On this particular day, we didn’t even last until communion.  I walked swiftly out of there, with Ella behind me crying (as loudly as possible, I think) “No Mommy!  No Mommy!  Nooooooo!”  Like I was going to beat her or something.  Sheesh.

So we get outside.  I realize that I don’t have the car keys, and it’s too stinkin hot to sit in the car without it running, so we stand there.  There is a statue of the Virgin Mary to the side, and I decide to take Ella there and maybe the Virgin Mary will spread some grace over her (that is possible, right?).  People have left money there.  People have left flowers at her feet.  I look at her face, and kneel down to pray.  I showed Ella how to fold her hands, and together we prayed Hail Mary.  I prayed for patience, and grace.  I nearly wept about how lovely my life is, even when it seems so frustrating. 

We finally made it home, and The Man made lunch.  I ate peanuts.  Isn’t that a healthy lunch?  Then I put sunblock on all the kids and we headed to the pool.  There was of course the usual bellyaching about the sunblock that takes 40 minutes to apply to four children, and the usual dash for towels.  William must be certain that he gets a striped towel and not a polka-dotty one.  Heaven forbid he have to dry off with a polka-dotty towel.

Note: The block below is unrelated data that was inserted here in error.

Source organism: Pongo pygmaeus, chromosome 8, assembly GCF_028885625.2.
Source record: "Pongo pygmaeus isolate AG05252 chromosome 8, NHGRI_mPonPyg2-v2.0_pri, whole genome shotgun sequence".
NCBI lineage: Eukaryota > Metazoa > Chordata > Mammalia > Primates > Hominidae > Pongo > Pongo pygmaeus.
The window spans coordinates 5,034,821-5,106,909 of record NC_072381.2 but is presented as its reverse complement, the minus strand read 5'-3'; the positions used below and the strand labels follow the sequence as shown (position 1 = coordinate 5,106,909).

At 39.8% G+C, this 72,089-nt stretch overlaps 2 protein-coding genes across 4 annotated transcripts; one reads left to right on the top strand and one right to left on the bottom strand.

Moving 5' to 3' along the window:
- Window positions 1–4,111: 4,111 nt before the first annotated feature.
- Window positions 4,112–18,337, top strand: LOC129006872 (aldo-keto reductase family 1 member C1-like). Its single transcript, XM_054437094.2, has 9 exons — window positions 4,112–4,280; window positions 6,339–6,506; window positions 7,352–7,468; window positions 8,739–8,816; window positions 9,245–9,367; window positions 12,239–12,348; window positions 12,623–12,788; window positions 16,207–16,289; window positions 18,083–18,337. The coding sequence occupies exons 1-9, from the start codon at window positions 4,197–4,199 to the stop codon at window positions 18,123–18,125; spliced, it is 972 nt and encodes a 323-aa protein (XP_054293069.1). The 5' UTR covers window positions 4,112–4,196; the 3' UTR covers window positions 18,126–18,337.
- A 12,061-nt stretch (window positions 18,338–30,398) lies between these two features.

I wondered about my life.  I spent a lot of time wondering, this day.  Did we make the right choices?  Are we doing a good job?  When one of the children sass us, is it because we don’t spank them?  Maybe we should spank them.  Maybe we should put soap in their mouths.  Maybe hot sauce (someone once told me to try that…).  I wondered if we would regret not travelling more…not eating out more… 

I watched the kids swimming with their friends.  I watched the dads playing with the kids in the water.  I sat with Ella on the pool steps.  There was music playing at the lifeguard stand.  Mostly some awful country songs (I’m not a fan, sorry), but Ella was enjoying it.  She danced. 

“I love your dancing, Ella.”

“Oh, thank you, Mommy.”

I think in that little exchange many of my answers came.